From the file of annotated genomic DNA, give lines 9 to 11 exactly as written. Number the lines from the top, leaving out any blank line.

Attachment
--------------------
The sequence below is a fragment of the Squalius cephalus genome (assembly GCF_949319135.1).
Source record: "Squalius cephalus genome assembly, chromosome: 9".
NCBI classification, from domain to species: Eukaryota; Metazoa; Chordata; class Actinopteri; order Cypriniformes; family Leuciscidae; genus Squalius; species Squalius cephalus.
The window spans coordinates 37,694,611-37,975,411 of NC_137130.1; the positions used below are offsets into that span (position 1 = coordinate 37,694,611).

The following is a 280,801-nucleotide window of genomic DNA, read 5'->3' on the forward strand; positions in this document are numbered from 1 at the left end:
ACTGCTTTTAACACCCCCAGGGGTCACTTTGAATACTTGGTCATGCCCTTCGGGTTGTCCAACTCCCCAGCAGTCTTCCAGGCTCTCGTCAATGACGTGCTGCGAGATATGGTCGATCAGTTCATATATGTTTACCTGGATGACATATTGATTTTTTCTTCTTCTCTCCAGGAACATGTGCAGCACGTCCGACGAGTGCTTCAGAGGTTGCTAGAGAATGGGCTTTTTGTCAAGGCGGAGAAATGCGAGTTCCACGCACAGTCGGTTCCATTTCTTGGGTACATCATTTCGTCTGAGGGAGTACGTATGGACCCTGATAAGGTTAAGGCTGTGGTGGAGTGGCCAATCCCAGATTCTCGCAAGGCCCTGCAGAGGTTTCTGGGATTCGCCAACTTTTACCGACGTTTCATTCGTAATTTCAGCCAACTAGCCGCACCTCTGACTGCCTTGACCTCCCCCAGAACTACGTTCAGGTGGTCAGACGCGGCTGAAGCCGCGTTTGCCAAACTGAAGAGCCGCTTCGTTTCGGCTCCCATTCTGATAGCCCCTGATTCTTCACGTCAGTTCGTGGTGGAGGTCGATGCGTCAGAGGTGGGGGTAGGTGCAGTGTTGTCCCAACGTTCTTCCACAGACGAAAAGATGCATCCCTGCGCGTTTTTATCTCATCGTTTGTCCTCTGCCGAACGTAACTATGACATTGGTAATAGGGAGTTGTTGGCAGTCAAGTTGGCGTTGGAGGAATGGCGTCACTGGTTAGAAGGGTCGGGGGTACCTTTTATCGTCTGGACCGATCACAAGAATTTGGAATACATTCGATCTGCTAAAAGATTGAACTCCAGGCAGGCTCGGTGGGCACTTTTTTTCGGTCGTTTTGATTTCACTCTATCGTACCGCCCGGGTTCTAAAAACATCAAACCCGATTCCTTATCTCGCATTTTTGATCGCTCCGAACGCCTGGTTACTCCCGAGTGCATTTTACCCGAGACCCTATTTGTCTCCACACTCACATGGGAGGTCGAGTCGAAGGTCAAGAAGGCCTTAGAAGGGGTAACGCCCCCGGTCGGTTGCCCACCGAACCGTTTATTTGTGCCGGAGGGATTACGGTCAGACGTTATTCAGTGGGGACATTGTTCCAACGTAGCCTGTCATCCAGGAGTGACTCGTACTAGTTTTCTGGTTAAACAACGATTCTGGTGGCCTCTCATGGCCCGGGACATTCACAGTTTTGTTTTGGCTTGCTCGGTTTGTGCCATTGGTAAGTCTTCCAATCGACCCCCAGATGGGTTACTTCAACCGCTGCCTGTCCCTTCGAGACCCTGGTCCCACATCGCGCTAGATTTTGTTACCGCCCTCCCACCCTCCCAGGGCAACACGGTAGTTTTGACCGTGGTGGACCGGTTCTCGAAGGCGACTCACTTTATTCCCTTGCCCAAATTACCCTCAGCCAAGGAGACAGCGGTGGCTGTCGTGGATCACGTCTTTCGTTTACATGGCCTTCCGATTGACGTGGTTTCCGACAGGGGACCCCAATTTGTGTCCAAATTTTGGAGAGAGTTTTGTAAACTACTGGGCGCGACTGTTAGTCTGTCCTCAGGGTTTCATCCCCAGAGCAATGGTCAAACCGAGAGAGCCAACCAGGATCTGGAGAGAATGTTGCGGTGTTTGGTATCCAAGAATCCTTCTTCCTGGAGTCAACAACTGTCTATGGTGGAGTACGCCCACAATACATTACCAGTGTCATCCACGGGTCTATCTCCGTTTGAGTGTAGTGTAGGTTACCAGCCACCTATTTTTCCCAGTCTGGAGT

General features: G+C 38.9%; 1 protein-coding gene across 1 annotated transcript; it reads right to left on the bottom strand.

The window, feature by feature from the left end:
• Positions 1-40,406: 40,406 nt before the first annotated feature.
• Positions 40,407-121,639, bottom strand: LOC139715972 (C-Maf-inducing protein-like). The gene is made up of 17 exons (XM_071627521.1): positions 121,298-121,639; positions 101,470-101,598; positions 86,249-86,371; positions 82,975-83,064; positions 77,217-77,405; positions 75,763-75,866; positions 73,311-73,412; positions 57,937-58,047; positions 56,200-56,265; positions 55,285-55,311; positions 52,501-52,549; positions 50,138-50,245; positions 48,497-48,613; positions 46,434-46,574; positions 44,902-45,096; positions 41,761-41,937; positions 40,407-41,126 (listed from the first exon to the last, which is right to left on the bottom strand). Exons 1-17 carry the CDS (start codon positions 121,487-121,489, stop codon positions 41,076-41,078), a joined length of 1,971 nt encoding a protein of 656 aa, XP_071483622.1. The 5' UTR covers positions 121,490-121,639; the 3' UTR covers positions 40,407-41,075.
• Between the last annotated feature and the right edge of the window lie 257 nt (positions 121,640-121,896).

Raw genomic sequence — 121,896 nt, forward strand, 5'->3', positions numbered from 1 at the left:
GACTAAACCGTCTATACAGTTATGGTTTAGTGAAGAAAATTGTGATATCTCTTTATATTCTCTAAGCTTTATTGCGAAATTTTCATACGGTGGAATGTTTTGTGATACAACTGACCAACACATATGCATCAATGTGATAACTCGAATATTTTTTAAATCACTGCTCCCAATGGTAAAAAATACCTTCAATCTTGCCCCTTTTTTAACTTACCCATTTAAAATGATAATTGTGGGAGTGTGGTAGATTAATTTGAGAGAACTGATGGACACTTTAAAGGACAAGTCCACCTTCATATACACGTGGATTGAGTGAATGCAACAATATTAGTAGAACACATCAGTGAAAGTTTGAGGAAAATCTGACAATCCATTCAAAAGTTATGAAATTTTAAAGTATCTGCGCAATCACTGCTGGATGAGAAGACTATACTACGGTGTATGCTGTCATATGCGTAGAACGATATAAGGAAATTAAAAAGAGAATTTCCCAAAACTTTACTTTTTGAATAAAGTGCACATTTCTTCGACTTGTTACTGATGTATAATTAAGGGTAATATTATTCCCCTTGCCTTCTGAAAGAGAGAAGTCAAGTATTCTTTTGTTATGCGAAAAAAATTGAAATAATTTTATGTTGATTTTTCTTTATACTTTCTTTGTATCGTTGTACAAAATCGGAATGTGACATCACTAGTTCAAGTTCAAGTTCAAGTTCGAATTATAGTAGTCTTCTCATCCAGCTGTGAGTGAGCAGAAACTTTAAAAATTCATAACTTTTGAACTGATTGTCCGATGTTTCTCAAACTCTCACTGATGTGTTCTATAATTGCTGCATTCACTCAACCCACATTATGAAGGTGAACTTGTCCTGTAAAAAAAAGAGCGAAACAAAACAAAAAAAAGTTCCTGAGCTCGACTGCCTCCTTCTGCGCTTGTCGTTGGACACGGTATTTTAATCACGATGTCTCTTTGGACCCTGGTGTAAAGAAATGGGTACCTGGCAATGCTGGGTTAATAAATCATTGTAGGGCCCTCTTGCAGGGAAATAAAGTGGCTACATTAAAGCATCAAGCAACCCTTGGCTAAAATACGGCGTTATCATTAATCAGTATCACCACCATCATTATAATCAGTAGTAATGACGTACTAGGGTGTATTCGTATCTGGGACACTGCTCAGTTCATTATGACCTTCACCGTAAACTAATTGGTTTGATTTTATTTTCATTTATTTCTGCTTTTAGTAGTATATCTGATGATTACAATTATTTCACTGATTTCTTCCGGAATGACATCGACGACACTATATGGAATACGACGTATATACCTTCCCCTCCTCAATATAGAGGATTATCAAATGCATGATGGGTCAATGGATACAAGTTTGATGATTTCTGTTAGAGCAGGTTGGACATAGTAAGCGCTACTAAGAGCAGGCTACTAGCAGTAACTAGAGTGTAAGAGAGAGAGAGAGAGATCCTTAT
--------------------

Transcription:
• Positions 1-40,406: 40,406 nt before the first annotated feature.
• Positions 40,407-121,639, bottom strand: LOC139715972 (C-Maf-inducing protein-like). The gene is made up of 17 exons (XM_071627521.1): positions 121,298-121,639; positions 101,470-101,598; positions 86,249-86,371; positions 82,975-83,064; positions 77,217-77,405; positions 75,763-75,866; positions 73,311-73,412; positions 57,937-58,047; positions 56,200-56,265; positions 55,285-55,311; positions 52,501-52,549; positions 50,138-50,245; positions 48,497-48,613; positions 46,434-46,574; positions 44,902-45,096; positions 41,761-41,937; positions 40,407-41,126 (listed from the first exon to the last, which is right to left on the bottom strand). Exons 1-17 carry the CDS (start codon positions 121,487-121,489, stop codon positions 41,076-41,078), a joined length of 1,971 nt encoding a protein of 656 aa, XP_071483622.1. The 5' UTR covers positions 121,490-121,639; the 3' UTR covers positions 40,407-41,075.
• Between the last annotated feature and the right edge of the window lie 257 nt (positions 121,640-121,896).